The 2020 swim for hydrocephalus was put on hold due to COVID. But the Little Falls Swim Team members still rallied to support research. Photo: 2016 Swimmers for Hydrocephalus
The Little Falls Penguins of Bethesda, Maryland have been holding annual swims to raise funds for Team Hydro’s research grants for eight years now. Inspired by the story of their fallen teammate, Kate Finlayson, they find that using their swimming skills to contribute positively to the world and serve those in need is a wonderful way to live. This year, COVID-19 upended their season and they have had to adjust — as have we all. But it takes more than a global pandemic to stop a penguin. Especially a Little Falls Penguin! These bold swimmers have kept up their annual commitment to pushing hydrocephalus research forward.
Assistant Coach and current swimmer James Marder reached out to Team Hydro to see how they could keep the spirit of giving back alive. “When I first took part in our Penguin Plunge at eight years old, I didn’t truly understand its nature, I saw it as a competition to swim the most laps,” said James. “As years past, I came to see the true reason we participate in this tradition, and I decided that I wanted to do all I could to still raise money in the year without the event.”
In these trying times it is wonderful to have examples like the swimmers at Little Falls who look beyond themselves to lift up those around them. While covid stopped a lot, it didn’t stop hydrocephalus. And it hasn’t stopped Team Hydro or the Penguins in our quest to fund a cure!
You can support the efforts of the Little Falls Penguins and help them reach there goal HERE. 100% of funds received go directly to research!
My beautiful sister Kate died when she was just 26. She taught me a lot about how to live life. A few years before she passed, she was preparing for YET ANOTHER brain surgery to treat her hydrocephalus, which meant among other things, lost hair.With my brother Samuel and a few friends (Andrew Rogers, Josh Baylor) we surprised her by driving home from college and letting her shave our heads to show our love and support.
Today there are 1 million Americans afflicted by hydrocephalus,making it a surprisingly common but still little-known condition. Sadly brain surgery remains the only treatment. There is no cure. Left untreated it can be fatal. Many with hydrocephalus endure numerous brain surgeries over the course of their lives. In fact, on average someone endures a brain surgery to treat their hydrocephalus once every 15 minutes. My sister Kate endured over 150 such surgeries.In memory of Kate and in solidarity with all the hydrocephalus heroes who shave their heads for brain surgery, today I accepted The (bad) Haircuts for Hydrocephalus Challenge…and let my little barbershop quartet shave my head (watch the timelapse video below).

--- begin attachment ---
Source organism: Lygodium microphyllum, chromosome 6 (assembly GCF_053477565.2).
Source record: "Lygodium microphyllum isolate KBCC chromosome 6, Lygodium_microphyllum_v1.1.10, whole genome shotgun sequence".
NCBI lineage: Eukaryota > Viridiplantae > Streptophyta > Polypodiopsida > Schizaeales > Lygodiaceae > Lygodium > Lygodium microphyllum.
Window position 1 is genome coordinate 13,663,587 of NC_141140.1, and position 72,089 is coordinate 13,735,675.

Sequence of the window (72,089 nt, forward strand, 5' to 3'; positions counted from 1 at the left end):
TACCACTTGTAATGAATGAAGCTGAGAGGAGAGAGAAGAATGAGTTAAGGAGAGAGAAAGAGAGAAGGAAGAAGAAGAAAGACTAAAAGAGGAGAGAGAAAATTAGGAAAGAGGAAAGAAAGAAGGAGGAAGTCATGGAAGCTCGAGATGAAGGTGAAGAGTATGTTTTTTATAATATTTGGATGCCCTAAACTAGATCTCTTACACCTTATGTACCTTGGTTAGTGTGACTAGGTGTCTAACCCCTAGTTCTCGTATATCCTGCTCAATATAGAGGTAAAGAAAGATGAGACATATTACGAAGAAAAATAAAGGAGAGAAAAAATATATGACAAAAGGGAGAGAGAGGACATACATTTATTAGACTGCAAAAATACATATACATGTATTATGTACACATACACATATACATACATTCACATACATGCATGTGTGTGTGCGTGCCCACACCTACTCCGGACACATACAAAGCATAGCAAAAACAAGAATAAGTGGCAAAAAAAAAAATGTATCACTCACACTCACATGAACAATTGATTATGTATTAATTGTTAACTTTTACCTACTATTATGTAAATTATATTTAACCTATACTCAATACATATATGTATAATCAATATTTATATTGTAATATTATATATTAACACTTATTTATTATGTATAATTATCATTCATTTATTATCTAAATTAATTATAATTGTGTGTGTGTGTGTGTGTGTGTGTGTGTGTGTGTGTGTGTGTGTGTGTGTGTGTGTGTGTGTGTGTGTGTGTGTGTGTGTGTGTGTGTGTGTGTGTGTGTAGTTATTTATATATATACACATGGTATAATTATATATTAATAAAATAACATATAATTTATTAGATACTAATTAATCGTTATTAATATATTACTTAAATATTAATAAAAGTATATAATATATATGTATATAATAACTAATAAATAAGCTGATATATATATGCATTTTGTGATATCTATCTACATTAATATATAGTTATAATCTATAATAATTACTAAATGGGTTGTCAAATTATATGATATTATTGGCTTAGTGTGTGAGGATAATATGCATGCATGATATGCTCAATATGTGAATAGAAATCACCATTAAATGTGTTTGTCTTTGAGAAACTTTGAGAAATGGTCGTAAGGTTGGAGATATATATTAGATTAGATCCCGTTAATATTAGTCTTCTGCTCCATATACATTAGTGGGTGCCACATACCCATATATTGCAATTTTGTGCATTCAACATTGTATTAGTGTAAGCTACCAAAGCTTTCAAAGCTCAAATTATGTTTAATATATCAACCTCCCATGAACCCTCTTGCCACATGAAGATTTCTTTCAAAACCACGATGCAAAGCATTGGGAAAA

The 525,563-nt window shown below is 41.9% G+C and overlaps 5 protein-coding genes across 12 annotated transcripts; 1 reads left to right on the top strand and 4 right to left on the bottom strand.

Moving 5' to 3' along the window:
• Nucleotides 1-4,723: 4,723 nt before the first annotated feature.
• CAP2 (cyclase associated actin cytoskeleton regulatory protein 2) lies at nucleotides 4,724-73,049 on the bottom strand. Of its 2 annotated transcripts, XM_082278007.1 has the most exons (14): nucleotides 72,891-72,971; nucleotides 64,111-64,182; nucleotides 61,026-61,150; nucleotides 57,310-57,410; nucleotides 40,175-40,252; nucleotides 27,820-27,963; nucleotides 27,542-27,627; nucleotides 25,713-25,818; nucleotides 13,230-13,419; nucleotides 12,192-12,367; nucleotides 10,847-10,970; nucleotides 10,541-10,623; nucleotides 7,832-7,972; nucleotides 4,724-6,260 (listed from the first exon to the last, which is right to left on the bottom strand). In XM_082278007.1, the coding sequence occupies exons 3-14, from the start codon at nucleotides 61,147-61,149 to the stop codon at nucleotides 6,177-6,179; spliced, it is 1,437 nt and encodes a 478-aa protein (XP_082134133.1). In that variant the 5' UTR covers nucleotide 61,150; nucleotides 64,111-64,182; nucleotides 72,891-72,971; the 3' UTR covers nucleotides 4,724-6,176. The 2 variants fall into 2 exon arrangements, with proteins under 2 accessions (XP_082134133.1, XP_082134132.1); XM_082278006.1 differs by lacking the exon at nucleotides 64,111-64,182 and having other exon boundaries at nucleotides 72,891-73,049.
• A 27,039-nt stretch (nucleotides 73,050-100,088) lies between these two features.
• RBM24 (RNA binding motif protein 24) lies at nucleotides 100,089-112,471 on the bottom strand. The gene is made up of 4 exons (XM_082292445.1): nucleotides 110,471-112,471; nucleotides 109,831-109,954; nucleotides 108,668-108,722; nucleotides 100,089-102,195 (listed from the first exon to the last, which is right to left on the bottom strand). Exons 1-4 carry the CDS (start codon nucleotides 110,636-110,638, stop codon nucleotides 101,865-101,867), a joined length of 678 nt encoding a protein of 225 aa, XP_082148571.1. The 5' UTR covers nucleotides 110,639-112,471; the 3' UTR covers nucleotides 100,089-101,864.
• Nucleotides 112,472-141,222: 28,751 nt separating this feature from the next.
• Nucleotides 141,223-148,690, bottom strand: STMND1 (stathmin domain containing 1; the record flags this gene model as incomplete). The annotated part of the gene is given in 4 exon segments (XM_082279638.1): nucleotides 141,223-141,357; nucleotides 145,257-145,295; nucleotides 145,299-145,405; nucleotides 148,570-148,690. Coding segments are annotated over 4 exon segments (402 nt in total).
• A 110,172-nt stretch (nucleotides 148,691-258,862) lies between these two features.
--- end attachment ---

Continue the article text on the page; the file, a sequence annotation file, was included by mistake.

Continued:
Team Hydro is the organization that we founded to raise funds and awareness for hydrocephalus research. We are 100% volunteer run and every penny we receive goes directly to research. You can read more about our research grants here. It is truly remarkable stuff.
Team Hydro’s philosophy in funding research grants is simple:
We support research with the potential to move science towards a cure for Hydrocephalus, rather than just small variations on the clinical status quo. This includes projects that seek to uncover the basic biology underlying this disease, to determine and halt causative factors, and to generate innovative new approaches to therapy.
We support promising researchers with potential for long-term impact on the field. The lifeblood of academic research in the U.S. is, generally speaking, large federal grants issued via the NIH, the DoD, and other public research agencies. We have no intention to replace these agencies! However, it is currently impossible for new researchers (especially those interested in under-funded conditions like Hydrocephalus) to qualify for lab-sustaining grants from these departments without preliminary data. By the same token, commercial R&D typically enters the foray only after preliminary data developed via private and public investment. At Team Hydro, we seek to provide hydrocephalus researchers with seed funding that will enable them to assemble the critical mass of data necessary to bridge the gap towards the major public grants (and/or commercial development). In doing so, we hope to help their labs to become self-sustaining entities for research, discovery, and the training of new talent that will continue in the field for many years to come.
To this end Team Hydro has raised over $800,000 to date and supported a range of research grants in the U.S., Australia, and Canada. Importantly, all our grantees are selected as a part of rigorous peer review process in conjunction with expert panels through partnership with the Hydrocephalus Association. Finally, as we proudly state elsewhere, all Team Hydro fundraising dollars are applied directly towards grant funding — not overhead costs.
I invite you to be a part of Team Hydro. Please take part in this challenge. It is the perfect way to make the world a better place from the safety of your home during this uncertain time.